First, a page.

Friday, March 27, 2009

Rate Me

The most popular websites on the Internet these days are the ones that focus on user-generated content. Sites such as MySpace, Facebook, Digg, YouTube, CarDomain, LinkedIn, Orkut, LiveJournal, and Blogger are offering more than just "social networking;" they offer a chance for both friends and strangers to pass judgment about you and every aspect of your life. Thanks to the Internet, we have a growing population of kids and teens who are increasingly self conscious about what other people think of them.Attention Seeking Whores Desire Comments and Ratings in Every Aspect of their Lives
Let's say you sign up for an account with and post a few pictures of your car. Other users can sign your guestbook and tell you exactly what they think of your vehicle, good or bad. Most people don't sign up anticipating that they will receive a bunch of negative comments, but it can and does happen. You could work really hard on your car and make it exactly the way you like it. Then when you share it with the world, they might attack you. Now how do you feel about the car? How do you feel about yourself? Do you second-guess yourself or do you write them off as random Internet jerks?

Let's take it a step further and talk about the infamous Instead of ranking cars, you're ranking people. Yep, just a headshot or a picture of you will do. Post it on there and let the world vote for you based solely on your physical appearance. If you're beautiful it may boost your self-esteem to find yourself ranked highly, but at the same time, someone has to be at the bottom of the list as well. Unless you spend money on things like hair dye and plastic surgery, you're pretty much stuck with who you are. In the real world you wouldn't go around telling strangers if you find them attractive or not, but on the Internet it's more than okay - it is entertainment.

YouTube is a great way to show off your special talent to a worldwide audience. Whether it's playing the Super Mario theme on a musical instrument or a video of your best skateboarding tricks, the site can turn an ordinary person into an Internet celebrity overnight. There are also plenty of ways for people to cut you down through hurtful comments and video replies. What if you spent countless hours perfecting a song and everyone who watched your video said it was stupid, that it sucks, and that you have no talent? How would you feel about yourself then? Pretty awful, no doubt.

The king of all "social networking" sites is MySpace. On MySpace, users sign up and post everything from personal information about their job and their education to their private thoughts, pictures of friends and family, and information about their favorite books, movies, and music. It's like a living obituary of everything you'd ever want to know about a person. In fact it's very common for people to update their pictures when they buy a new car, move to a new house, get a tattoo, have a baby, or do something newsworthy.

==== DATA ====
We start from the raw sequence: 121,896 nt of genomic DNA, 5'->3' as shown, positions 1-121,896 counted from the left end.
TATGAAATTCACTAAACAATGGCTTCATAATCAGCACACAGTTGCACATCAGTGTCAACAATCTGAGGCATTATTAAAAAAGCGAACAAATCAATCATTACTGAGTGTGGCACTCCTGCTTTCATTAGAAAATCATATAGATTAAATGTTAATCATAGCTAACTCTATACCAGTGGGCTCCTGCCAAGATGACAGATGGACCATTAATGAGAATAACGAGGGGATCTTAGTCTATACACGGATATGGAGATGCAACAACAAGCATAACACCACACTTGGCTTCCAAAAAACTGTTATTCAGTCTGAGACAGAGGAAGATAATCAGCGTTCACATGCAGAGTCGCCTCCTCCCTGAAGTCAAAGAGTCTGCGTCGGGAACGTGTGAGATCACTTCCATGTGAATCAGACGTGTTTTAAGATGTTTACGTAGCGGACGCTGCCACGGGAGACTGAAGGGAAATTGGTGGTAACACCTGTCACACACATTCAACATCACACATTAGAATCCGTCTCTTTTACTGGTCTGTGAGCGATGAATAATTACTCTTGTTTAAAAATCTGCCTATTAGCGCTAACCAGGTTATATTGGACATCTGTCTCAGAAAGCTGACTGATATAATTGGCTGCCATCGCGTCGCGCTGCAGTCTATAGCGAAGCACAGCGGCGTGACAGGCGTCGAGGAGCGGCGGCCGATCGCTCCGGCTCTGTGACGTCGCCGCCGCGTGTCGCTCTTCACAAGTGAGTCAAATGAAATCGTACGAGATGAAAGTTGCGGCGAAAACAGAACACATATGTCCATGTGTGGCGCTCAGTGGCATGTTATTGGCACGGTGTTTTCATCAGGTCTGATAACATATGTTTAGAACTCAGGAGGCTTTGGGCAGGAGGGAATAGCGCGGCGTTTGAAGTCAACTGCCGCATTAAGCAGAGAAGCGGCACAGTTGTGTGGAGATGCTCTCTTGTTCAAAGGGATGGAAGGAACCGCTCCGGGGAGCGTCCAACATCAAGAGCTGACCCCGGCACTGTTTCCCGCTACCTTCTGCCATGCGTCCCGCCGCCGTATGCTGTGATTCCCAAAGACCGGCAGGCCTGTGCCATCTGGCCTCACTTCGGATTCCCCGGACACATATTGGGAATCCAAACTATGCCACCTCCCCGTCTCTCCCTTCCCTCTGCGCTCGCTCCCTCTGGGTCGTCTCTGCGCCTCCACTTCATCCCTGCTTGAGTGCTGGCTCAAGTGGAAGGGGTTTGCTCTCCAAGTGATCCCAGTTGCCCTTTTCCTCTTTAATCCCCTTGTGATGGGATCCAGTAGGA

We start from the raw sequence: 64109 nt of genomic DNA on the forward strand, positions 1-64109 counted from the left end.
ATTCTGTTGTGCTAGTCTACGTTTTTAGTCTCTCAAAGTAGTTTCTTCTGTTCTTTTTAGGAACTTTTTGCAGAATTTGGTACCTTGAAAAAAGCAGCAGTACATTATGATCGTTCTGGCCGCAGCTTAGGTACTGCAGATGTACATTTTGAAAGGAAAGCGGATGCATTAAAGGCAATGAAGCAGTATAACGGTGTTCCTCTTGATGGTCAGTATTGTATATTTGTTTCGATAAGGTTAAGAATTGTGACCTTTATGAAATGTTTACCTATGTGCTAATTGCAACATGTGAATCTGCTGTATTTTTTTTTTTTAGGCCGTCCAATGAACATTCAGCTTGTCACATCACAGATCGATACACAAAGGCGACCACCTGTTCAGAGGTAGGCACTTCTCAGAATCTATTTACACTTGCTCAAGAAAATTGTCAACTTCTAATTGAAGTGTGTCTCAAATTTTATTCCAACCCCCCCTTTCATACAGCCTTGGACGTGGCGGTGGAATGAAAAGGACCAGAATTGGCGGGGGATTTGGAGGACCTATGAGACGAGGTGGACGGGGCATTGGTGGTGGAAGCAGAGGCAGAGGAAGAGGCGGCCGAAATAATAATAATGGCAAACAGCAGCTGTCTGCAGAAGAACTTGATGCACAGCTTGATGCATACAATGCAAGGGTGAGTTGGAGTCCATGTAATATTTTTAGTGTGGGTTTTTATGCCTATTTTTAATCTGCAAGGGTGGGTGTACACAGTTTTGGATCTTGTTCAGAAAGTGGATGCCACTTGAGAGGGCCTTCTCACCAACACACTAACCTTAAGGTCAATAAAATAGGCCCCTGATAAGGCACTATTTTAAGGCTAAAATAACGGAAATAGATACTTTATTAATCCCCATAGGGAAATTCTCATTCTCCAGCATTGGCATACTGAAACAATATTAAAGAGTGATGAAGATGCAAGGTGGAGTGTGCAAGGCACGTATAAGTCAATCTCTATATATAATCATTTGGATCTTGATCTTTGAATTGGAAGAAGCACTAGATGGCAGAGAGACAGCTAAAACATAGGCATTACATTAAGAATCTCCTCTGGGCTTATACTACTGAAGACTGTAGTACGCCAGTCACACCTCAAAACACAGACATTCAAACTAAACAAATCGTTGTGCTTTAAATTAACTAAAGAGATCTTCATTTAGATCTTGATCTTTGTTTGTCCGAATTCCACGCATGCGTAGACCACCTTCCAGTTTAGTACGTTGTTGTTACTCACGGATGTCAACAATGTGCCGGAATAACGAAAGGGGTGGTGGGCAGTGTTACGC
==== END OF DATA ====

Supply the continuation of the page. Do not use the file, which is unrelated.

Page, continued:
In those situations, the voice of the global community is not far behind. There are profile comments, picture comments, video comments, and blog comments so everyone can tell you (and other viewers) exactly what they think of you. The surveys that people post and repost are even more intimate. Does the world need to know if you sleep with your clothes on or who the last person to text message you was? Do they want to know? Should you tell them? What judgments can a person make about you from the information you give? There's plenty of room for harsh ones.

The point is not to discourage people from having fun and sharing their interests online. The point is that now your entire life can be showcased on the Internet for all to see, to be commented on and voted for, starred, dugg, ranked, and rated in an infinite number of ways. This has given birth to a new generation of "attention whores" who have an uncontrolled desire for attention and approval. It leads to statements like "PLEASE comment my new pix" and "tell me what u think of my new haircut, shoes, girlfriend, boyfriend, tattoo, gun, car, or whatever." I wonder if the Internet is simply a gathering ground for the vain people of the world or if the Internet makes people excessively vain and self conscious?

It seems to me like some of these people's lives revolve around seeking the approval of "the community." There are now an infinite number of ways for the world to tell you what they think of you. It is easy to forget that the only thing which really matters is what YOU think of yourself, and not what other people think of you. If you like your car a certain color or your hair combed a certain way or a certain type of music, that's your personal choice. If your roommate or classmate or co-worker thinks your favorite band is lame, your best answer should be "Don't listen to them, then."

Maybe you've heard the popular saying that "opinions are like assholes, everybody's got one." Well, it's true. So here is my opinion: don't live your life by changing yourself and your values to get approval from other people, especially strangers and the Internet crowd. If you're not living your life for yourself, then who are you living for?

Just a quick disclaimer: the preceding statement does not mean I advocate going out and breaking laws if you believe in Anarchy. Please understand I am encouraging people to be nonconformist in safe and legal ways here. Use good judgement and common sense, and ALWAYS remember the Golden Rule: "Treat others as you wish to be treated." The bottom line is this: be yourself, but don't be an asshole, either.

I'm not the only one who feels this way: